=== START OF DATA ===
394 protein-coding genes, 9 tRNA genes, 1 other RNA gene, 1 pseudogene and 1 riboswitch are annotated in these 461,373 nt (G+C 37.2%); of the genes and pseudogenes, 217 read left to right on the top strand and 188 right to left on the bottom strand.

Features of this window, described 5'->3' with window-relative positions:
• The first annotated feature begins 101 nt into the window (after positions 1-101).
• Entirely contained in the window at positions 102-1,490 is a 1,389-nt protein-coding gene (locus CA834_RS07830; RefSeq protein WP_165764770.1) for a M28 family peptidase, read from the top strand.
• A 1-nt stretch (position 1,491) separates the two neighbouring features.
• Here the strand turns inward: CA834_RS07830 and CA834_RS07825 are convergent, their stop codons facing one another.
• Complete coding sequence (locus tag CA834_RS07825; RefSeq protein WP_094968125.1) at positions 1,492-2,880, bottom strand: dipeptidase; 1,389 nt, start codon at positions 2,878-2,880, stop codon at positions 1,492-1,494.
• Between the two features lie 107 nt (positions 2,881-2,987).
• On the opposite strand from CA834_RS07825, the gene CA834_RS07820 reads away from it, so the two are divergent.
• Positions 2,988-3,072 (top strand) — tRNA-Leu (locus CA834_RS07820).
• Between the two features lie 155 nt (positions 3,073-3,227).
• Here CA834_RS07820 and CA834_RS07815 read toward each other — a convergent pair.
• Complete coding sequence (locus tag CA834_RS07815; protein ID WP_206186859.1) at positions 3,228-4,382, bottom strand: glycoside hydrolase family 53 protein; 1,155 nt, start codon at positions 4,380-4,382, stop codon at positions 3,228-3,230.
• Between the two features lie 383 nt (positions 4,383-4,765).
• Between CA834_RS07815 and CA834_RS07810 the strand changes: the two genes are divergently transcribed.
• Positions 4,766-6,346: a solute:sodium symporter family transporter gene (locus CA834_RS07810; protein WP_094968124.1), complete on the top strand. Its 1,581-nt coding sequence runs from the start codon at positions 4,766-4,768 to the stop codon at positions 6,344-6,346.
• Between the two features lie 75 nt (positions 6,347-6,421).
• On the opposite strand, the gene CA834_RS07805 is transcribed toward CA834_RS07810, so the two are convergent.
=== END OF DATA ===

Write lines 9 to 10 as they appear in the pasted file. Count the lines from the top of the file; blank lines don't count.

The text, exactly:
• On the opposite strand from CA834_RS07825, the gene CA834_RS07820 reads away from it, so the two are divergent.
• Positions 2,988-3,072 (top strand) — tRNA-Leu (locus CA834_RS07820).